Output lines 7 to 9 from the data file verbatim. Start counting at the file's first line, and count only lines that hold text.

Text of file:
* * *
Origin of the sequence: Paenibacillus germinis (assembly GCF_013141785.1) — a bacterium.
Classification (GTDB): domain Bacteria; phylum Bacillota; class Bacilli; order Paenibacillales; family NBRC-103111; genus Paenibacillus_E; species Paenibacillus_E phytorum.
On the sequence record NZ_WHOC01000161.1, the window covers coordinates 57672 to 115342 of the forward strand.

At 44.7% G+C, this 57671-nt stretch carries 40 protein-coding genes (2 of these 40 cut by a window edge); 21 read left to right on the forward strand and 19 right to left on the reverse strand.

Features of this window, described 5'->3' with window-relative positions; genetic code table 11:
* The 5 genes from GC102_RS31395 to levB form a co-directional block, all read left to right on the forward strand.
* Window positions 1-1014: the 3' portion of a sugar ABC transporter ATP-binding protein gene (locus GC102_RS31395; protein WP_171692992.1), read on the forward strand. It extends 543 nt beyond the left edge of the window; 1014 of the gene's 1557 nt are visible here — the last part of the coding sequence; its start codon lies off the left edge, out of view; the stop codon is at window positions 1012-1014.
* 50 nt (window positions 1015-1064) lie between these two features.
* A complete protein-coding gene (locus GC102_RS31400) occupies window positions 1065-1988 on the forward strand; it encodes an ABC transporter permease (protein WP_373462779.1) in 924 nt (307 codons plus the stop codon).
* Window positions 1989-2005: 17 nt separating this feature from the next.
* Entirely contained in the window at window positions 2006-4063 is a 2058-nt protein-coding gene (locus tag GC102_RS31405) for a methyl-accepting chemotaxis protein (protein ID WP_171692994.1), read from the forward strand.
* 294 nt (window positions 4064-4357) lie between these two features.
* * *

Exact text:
* Window positions 1-1014: the 3' portion of a sugar ABC transporter ATP-binding protein gene (locus GC102_RS31395; protein WP_171692992.1), read on the forward strand. It extends 543 nt beyond the left edge of the window; 1014 of the gene's 1557 nt are visible here — the last part of the coding sequence; its start codon lies off the left edge, out of view; the stop codon is at window positions 1012-1014.
* 50 nt (window positions 1015-1064) lie between these two features.
* A complete protein-coding gene (locus GC102_RS31400) occupies window positions 1065-1988 on the forward strand; it encodes an ABC transporter permease (protein WP_373462779.1) in 924 nt (307 codons plus the stop codon).